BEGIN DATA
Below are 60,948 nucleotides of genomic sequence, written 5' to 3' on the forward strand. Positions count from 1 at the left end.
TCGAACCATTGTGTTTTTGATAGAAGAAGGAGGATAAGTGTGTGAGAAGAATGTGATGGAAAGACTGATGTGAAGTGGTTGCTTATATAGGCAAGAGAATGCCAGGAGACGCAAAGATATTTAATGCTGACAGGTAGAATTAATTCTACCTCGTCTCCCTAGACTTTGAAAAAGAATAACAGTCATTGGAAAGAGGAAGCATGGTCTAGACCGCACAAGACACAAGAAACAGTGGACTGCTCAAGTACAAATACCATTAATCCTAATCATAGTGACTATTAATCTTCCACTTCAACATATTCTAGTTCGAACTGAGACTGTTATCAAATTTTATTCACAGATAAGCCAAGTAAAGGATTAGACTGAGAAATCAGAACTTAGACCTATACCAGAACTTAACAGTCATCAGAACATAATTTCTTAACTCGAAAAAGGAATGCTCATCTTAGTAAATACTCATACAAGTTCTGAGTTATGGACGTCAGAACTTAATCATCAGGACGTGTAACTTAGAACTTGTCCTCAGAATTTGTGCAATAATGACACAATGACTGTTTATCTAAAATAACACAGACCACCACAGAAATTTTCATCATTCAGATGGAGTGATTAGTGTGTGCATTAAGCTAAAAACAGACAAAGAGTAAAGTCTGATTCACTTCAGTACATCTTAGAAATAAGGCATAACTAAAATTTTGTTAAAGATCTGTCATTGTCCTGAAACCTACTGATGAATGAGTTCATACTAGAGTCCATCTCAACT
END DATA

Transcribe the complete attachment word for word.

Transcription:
Below are 60,948 nucleotides of genomic sequence, written 5' to 3' on the forward strand. Positions count from 1 at the left end.
TCGAACCATTGTGTTTTTGATAGAAGAAGGAGGATAAGTGTGTGAGAAGAATGTGATGGAAAGACTGATGTGAAGTGGTTGCTTATATAGGCAAGAGAATGCCAGGAGACGCAAAGATATTTAATGCTGACAGGTAGAATTAATTCTACCTCGTCTCCCTAGACTTTGAAAAAGAATAACAGTCATTGGAAAGAGGAAGCATGGTCTAGACCGCACAAGACACAAGAAACAGTGGACTGCTCAAGTACAAATACCATTAATCCTAATCATAGTGACTATTAATCTTCCACTTCAACATATTCTAGTTCGAACTGAGACTGTTATCAAATTTTATTCACAGATAAGCCAAGTAAAGGATTAGACTGAGAAATCAGAACTTAGACCTATACCAGAACTTAACAGTCATCAGAACATAATTTCTTAACTCGAAAAAGGAATGCTCATCTTAGTAAATACTCATACAAGTTCTGAGTTATGGACGTCAGAACTTAATCATCAGGACGTGTAACTTAGAACTTGTCCTCAGAATTTGTGCAATAATGACACAATGACTGTTTATCTAAAATAACACAGACCACCACAGAAATTTTCATCATTCAGATGGAGTGATTAGTGTGTGCATTAAGCTAAAAACAGACAAAGAGTAAAGTCTGATTCACTTCAGTACATCTTAGAAATAAGGCATAACTAAAATTTTGTTAAAGATCTGTCATTGTCCTGAAACCTACTGATGAATGAGTTCATACTAGAGTCCATCTCAACT